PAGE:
Salimov appealed to Kyrgyzstan's Foreign Ministry and Interior Ministry for help in obtaining information about his friend. Eventually Salimov found out that Abylet had been detained for not properly rescinding his Chinese citizenship before he left for Kyrgyzstan.

Since Abylet is still technically a Chinese citizen, according to the Chinese authorities, there appears to be nothing Kyrgyzstan's government can do to have him freed and returned to Kyrgyzstan even though he is a Kyrgyz citizen.

Kyrgyz President Almazbek Atambaev (left) meets with Chinese President Xi Jinping. Like other Central Asian leaders, he won't threaten key economic ties over ethnic brethren.
Kyrgyz President Almazbek Atambaev (left) meets with Chinese President Xi Jinping. Like other Central Asian leaders, he won't threaten key economic ties over ethnic brethren.

And it's not only kairlymans. According to the businessman who spoke to RFA, "Nearly 100 Kyrgyz students from Kyzylsu [Kyrgyz Autonomous Prefecture in China] who are studying in Kyrgyzstan were detained upon their return to China during the summer vacation."

Many -- perhaps most -- of these Kyrgyz detained in China are sent to the "political education" camps that are appearing throughout Xinjiang.

The Chinese government has enjoyed excellent ties with the governments of the neighboring Central Asian states -- Kazakhstan, Kyrgyzstan, and Tajikistan -- since the mid-1990s.

The economic situation in all three of those countries would be far worse without the huge investments and loans China has pumped into Central Asia since the late 1990s, as well as the jobs -- albeit many of them temporary -- that Chinese companies have provided for locals on road, railway, power line, pipeline, and other Chinese-funded projects.

But that has not endeared China to the people of Kazakhstan, Kyrgyzstan, and Tajikistan.

The people of these three countries see China as a giant that is hungry for their natural resources and their land, while at the same time sending ever more Chinese workers to Central Asia to join in building these road, rail, power line, and pipeline projects, as well as Chinese merchants who take up stalls in Central Asian bazaars.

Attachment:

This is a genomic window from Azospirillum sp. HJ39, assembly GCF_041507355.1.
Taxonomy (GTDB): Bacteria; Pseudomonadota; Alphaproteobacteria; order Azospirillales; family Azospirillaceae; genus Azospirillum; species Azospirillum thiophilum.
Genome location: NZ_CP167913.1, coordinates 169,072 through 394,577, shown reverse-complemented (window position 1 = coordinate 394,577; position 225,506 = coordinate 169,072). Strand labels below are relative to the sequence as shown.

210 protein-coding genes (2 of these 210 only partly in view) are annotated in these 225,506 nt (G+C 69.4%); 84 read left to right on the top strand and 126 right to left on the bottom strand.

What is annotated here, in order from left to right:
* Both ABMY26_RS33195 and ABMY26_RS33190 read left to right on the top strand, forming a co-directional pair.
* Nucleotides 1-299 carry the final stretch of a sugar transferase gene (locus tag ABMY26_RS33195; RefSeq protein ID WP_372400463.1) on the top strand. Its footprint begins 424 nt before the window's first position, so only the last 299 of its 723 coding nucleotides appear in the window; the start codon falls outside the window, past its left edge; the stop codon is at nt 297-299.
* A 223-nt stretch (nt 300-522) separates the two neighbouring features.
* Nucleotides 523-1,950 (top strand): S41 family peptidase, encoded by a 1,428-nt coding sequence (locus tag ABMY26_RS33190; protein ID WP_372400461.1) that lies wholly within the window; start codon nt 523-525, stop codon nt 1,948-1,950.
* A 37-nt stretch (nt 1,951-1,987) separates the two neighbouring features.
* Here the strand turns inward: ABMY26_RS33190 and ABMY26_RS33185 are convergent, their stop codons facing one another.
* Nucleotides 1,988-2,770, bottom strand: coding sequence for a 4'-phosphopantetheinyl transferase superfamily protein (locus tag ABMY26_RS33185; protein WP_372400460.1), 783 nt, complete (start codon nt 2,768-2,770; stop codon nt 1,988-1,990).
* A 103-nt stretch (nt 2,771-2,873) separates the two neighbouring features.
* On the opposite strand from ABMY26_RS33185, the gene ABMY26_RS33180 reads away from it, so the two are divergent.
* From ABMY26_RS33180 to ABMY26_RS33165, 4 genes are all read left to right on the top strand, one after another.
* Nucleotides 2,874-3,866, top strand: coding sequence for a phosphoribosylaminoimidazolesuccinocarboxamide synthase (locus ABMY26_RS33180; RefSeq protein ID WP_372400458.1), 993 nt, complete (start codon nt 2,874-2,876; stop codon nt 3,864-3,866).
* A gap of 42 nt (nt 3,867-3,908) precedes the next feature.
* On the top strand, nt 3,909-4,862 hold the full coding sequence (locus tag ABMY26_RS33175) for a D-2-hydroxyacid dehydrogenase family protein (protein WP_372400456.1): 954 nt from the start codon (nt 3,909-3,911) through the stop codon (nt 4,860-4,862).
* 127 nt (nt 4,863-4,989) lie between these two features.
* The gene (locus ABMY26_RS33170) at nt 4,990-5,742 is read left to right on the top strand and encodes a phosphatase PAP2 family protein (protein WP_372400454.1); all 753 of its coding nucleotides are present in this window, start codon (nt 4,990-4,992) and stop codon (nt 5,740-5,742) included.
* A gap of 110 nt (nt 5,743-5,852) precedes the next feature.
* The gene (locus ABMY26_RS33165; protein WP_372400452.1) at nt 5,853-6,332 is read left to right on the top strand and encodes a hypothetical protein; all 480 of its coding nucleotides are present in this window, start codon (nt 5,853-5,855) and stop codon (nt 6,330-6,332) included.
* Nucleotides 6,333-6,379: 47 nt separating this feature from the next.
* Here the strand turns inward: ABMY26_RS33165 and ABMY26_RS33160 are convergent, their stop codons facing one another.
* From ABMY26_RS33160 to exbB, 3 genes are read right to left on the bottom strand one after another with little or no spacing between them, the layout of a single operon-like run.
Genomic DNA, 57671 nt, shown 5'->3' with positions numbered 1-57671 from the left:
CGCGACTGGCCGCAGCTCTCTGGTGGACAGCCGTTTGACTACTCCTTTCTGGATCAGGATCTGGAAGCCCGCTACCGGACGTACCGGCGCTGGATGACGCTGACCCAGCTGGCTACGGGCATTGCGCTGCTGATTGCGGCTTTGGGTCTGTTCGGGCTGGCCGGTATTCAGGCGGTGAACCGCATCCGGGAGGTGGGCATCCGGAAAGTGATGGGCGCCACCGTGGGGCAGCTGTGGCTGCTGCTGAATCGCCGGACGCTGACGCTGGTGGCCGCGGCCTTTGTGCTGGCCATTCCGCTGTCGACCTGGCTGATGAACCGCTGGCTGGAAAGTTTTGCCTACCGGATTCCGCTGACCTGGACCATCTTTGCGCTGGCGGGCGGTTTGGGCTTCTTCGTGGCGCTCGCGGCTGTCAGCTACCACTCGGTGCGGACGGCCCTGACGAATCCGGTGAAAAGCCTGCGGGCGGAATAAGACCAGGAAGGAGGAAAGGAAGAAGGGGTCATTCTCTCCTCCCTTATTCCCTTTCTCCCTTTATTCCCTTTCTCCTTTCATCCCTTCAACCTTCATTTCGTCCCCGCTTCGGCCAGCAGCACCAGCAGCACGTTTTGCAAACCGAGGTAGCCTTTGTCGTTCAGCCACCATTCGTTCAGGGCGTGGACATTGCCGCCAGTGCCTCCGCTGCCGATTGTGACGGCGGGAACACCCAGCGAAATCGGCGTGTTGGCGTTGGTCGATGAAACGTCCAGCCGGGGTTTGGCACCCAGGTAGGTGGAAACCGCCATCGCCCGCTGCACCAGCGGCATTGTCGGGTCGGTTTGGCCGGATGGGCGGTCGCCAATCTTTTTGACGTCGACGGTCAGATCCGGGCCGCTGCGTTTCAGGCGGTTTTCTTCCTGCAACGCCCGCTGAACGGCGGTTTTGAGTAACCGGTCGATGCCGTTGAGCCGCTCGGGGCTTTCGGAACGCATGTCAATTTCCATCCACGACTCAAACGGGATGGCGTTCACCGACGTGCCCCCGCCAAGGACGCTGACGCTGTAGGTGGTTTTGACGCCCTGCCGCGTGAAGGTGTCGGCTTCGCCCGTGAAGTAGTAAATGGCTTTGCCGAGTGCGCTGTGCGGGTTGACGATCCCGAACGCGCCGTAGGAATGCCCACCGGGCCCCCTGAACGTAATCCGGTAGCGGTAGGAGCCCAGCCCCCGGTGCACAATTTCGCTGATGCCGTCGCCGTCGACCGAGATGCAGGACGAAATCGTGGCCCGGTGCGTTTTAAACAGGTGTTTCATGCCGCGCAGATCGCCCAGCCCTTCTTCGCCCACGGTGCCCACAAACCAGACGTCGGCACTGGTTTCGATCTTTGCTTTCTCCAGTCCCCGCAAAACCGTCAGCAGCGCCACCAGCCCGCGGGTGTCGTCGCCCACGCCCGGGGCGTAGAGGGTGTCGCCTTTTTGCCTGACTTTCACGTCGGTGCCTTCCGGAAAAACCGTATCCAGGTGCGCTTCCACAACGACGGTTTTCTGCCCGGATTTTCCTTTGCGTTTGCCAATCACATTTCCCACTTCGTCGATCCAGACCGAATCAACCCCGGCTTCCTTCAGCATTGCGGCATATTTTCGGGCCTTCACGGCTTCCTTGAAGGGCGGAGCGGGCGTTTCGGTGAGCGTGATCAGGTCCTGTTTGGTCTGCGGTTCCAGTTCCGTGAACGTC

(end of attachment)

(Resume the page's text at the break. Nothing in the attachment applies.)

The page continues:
And Beijing is clearly taking a new view regarding its ties with Central Asia.

Citizens of Kazakhstan, Kyrgyzstan, and Tajikistan have joined the same Islamic extremist groups that some Uyghurs from Xinjiang have joined. And there is a greater opportunity to practice religion, specifically Islam, in Central Asia than there is in Xinjiang.

That perhaps explains, at least partially, why the Chinese government views Kazakhs and Kyrgyz who moved out of China with suspicion when they return for visits.

The economic ties that bind Central Asia and China are too important for all of those governments to allow relations to be affected by China's campaign against Turkic Muslims in Xinjiang.

But interaction among Central Asians with Chinese appears to be on the wane and, inevitably, news of what's happening to the Kazakhs and Kyrgyz in China will reach the general populations in Kazakhstan and Kyrgyzstan, likely causing further damage to their impressions of China.

Azattyk Director Venera Djumataeva contributed to this report. The views expressed in this blog post do not necessarily reflect those of RFE/RL
Kyrgyz President Almazbek Atambaev and opposition politician Omurbek Tekebaev may not have been best friends but there did not appear to be any great animosity between them until early 2016. (file photo)